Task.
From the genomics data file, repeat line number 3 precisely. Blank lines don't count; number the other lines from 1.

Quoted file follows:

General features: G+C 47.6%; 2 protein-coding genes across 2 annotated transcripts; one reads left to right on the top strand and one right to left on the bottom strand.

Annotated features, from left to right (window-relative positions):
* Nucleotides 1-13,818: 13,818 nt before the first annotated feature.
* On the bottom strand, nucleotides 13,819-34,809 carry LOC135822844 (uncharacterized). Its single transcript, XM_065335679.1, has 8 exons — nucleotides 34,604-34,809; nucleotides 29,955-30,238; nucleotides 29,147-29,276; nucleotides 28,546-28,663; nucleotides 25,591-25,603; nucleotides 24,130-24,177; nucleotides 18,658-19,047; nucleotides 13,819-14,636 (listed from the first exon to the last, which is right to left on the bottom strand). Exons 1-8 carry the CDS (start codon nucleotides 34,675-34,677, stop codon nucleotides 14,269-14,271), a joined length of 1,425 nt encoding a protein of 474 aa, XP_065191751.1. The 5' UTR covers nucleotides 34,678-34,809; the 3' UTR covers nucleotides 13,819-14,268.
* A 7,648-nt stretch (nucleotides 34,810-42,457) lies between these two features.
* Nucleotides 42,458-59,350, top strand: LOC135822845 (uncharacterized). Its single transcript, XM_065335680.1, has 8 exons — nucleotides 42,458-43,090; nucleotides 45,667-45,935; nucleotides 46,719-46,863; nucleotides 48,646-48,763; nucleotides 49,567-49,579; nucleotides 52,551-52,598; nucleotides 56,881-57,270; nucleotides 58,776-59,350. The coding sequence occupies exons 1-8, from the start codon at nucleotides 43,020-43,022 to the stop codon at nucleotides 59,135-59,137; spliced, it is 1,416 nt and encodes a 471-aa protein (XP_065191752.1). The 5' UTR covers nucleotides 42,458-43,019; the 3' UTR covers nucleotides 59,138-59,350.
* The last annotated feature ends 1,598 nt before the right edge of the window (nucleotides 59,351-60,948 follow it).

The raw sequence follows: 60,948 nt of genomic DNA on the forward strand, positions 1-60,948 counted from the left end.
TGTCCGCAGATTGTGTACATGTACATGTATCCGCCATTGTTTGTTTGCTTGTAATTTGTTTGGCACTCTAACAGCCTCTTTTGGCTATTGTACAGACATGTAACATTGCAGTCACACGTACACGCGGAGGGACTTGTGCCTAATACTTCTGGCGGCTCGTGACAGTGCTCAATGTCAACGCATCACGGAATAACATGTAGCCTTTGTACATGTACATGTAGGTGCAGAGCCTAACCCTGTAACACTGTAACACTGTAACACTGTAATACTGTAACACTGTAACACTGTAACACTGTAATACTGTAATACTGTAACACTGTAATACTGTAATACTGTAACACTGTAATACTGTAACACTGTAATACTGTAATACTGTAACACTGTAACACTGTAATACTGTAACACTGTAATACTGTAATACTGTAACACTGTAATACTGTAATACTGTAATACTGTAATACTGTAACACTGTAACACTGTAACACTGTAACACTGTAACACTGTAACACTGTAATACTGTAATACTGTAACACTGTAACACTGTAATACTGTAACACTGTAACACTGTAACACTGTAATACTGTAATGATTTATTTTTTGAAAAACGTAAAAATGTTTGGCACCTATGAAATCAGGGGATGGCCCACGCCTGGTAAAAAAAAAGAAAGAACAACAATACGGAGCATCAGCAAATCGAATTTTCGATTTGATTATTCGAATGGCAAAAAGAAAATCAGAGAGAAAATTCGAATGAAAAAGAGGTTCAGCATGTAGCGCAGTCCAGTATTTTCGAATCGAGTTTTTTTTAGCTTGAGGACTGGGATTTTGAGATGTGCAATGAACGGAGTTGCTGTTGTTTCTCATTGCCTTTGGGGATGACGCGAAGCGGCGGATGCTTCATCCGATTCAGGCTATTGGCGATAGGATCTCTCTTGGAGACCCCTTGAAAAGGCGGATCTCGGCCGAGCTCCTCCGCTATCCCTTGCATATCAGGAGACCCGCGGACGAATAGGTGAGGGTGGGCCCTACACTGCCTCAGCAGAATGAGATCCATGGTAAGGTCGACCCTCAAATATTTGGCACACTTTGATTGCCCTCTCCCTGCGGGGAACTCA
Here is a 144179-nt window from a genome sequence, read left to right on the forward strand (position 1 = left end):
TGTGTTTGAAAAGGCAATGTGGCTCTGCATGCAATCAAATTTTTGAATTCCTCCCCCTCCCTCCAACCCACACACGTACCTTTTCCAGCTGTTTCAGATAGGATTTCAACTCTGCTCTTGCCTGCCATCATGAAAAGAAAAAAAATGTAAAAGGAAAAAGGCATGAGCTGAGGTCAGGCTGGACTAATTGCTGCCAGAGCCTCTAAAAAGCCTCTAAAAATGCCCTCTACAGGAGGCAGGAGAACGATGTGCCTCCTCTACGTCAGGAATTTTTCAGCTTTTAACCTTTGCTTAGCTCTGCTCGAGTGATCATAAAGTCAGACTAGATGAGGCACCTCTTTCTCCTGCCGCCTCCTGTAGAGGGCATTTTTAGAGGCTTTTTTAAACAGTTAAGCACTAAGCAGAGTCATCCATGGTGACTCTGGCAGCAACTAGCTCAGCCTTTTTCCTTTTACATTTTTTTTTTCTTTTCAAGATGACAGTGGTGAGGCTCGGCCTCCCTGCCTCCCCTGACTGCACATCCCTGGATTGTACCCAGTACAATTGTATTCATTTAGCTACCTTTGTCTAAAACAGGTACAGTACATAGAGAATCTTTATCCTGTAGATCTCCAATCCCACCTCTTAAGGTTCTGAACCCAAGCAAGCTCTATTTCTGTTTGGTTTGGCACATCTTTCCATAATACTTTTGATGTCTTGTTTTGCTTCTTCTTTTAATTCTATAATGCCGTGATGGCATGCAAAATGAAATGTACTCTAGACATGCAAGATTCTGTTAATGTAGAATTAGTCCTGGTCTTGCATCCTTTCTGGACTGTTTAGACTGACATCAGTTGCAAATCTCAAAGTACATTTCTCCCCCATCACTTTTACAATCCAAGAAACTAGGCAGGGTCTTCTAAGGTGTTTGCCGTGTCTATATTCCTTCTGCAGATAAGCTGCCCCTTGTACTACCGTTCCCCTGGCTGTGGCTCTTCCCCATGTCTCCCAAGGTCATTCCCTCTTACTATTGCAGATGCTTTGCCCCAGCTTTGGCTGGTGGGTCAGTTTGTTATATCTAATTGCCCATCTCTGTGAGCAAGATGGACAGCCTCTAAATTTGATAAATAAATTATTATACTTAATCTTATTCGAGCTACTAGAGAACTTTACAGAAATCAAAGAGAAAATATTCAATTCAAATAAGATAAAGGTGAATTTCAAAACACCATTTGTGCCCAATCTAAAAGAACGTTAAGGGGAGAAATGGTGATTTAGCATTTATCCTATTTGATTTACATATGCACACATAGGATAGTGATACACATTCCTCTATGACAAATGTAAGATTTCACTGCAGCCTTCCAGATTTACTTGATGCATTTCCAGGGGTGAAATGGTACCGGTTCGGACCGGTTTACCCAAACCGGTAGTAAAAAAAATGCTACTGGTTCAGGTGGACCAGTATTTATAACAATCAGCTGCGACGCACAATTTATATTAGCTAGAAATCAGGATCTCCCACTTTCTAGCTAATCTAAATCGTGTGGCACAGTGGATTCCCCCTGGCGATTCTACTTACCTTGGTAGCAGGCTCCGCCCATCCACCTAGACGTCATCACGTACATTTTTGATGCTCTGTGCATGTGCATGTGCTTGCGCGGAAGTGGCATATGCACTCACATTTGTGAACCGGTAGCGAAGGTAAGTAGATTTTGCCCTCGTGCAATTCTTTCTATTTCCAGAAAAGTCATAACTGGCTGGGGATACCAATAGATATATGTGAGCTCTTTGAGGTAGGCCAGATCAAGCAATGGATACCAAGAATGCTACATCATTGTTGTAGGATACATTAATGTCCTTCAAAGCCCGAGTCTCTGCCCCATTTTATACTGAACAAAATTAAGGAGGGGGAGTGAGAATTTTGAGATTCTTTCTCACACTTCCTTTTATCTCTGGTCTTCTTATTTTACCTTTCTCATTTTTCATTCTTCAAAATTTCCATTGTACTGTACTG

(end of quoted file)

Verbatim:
* Nucleotides 1-13,818: 13,818 nt before the first annotated feature.